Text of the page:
Many years ago, the cover of Fortune magazine bore a haunting photograph of a brilliantly lit, deserted automobile showroom, taken late at night.
On the showroom floor was a small, inventively styled foreign car that had quietly established a substantial presence in the American market. Beneath the photograph, deliberately styled after Edward Hopper’s painting of Depression-era New York City, “Nighthawks,” was the simple legend: “While Detroit Slept.” Continue Reading ‘Big 3’ not what they used to be
Our often-embattled congressman, Doug Lamborn, has apparently chosen to be the spear-carrier for bills which have little chance of passing, but are sure to infuriate the newly ascendant Democrats. His most recent bill, which would have stripped all funding from the Corporation for Public Broadcasting follwed a similar bill aimed at the National Endowment for… Continue Reading Lamborn strategy all wrong?Continue reading …
Along with assorted media types, toured the FAC’s new addition yeasterday morning. The architect, David Owen Tryba, was on hand, as were miscellaneous FAC bigwigs-Mike DeMarsche, Buck Blessing, Carol Kleiner,Chris Jenkins, just to name a few. As some of you may know, I have a long history with the FAC. My grandfather was a founding… Continue Reading Fine Arts Center additionContinue reading …
We won’t be talking about our pure Rocky Mountain water anymore. Instead, we’ll have a new motto — maybe “Colorado Springs! Where We Flush it in the Morning, and Drink it in the Evening!” Continue Reading Hillary, stormwater fees quite curiousContinue reading …
Remember the old Roadrunner cartoons that entertained generations of kids before video games and the Internet?
Remember when the Coyote would suddenly arrive at the edge of a precipice?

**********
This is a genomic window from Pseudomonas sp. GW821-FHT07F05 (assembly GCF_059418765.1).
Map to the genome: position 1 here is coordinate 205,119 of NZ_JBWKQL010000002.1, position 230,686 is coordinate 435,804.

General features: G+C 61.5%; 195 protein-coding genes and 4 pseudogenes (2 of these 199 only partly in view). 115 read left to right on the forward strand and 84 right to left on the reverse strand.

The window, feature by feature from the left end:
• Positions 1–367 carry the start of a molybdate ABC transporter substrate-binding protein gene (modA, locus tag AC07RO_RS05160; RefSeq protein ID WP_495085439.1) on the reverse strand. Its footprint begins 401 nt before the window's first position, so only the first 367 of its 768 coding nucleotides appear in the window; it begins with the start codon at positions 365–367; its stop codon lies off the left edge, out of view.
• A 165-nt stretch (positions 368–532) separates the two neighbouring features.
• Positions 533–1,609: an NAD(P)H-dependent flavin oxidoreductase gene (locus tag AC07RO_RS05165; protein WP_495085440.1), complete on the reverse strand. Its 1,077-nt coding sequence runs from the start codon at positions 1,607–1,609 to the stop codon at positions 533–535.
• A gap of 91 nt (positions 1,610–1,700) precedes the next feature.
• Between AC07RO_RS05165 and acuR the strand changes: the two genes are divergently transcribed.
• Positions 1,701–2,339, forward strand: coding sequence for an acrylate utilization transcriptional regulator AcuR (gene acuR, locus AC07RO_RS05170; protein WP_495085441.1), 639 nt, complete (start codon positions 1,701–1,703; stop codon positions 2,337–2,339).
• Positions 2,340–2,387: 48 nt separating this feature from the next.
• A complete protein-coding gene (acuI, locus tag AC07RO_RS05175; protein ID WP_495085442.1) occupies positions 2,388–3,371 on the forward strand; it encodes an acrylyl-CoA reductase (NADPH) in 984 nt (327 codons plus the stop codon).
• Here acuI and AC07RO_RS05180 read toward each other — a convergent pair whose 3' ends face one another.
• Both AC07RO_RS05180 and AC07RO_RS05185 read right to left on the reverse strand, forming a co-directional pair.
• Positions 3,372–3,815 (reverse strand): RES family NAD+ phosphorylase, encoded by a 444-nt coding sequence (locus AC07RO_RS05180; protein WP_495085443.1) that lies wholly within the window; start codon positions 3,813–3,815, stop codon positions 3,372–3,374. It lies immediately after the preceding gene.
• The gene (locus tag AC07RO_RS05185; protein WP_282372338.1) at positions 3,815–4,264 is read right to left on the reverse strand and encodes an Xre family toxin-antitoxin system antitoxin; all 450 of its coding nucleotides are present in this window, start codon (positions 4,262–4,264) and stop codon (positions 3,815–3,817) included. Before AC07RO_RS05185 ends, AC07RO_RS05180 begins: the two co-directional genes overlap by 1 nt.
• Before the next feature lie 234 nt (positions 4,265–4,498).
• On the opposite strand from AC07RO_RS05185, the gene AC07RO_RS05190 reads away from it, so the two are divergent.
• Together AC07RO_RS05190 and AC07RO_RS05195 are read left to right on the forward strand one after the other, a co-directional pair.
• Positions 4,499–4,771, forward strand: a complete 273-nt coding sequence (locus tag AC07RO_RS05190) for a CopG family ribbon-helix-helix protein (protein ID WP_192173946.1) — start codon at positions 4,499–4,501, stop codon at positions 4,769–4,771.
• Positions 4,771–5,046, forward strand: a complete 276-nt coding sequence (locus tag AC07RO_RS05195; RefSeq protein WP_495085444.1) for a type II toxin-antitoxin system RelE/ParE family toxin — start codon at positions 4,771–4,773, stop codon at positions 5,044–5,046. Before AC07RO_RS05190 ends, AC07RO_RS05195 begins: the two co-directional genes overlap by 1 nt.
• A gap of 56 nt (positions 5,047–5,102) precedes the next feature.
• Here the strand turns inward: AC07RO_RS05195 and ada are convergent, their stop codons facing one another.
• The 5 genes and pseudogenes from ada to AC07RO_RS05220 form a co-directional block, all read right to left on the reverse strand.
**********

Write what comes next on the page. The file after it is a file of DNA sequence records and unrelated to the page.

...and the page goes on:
He wouldn’t stop. He’d just keep going, running in thin air — and suddenly, he’d look down, realize his plight, and plummet to the ground, to the audience’s shrieking delight. Continue Reading Long fall from our lofty political perch
Supporters of renovating the City Auditorium have developed a financing plan that would require only a $7.25 million cash commitment from the city.
A group which includes community leaders, elected officials and auditorium supporters has been meeting under the aegis of the Downtown Partnership to explore ways to finance the auditorium’s rebirth. Using a best-case scenario, auditorium backers envision a financial package which includes $4.25 million from tax credits, $1 million from the Colorado State Historical Fund, $1.5 million from tax increment financing, $3 million from private donors and $7.25 million from the city. Continue Reading Multiple funding sources floated for City Aud fixes
A couple of years ago, I briefly dated a woman who was recently divorced from a local orthopedic surgeon.
One evening she complained mildly about her ex’s unwillingness to fund some kid-related expenditure.
“After all,” she said, “It’s not as if he can’t afford it.” Continue Reading Health care: you get what you can afford
Colorado Springs and El Paso County might soon have a new ambulance service.
Since 1995, the joint city-county committee, the El Paso County Emergency Services Agency has used American Medical Response to serve the area’s emergency medical needs. Continue Reading ESA seeking proposals for ambulance services
Sometimes, as we all know, style is more important than substance, emotion trumps reason and logic takes a back seat — even if we’re making vitally important decisions.
We get married for the first time to people who are utterly unsuitable (but gorgeous), we go to college and major in subjects so obscure that no employer will hire us, we start businesses that offer products for which there is no demand, we buy houses in dangerous neighborhoods in decaying cities … well, enough of my biography. Continue Reading Maybe it’s the delivery, not the message
Nonprofit arts organizations in Colorado Springs generate $94.7 million in economic activity, including 2,639 full-time equivalent jobs, $6 million in local government tax revenue and $2.8 million in state tax revenue, according to a study released yesterday by Americans for the Arts.
The Washington, D.C.-based nonprofit compiled the information as part of a national study about the economic impact of the arts in 156 cities Continue Reading Major economic impact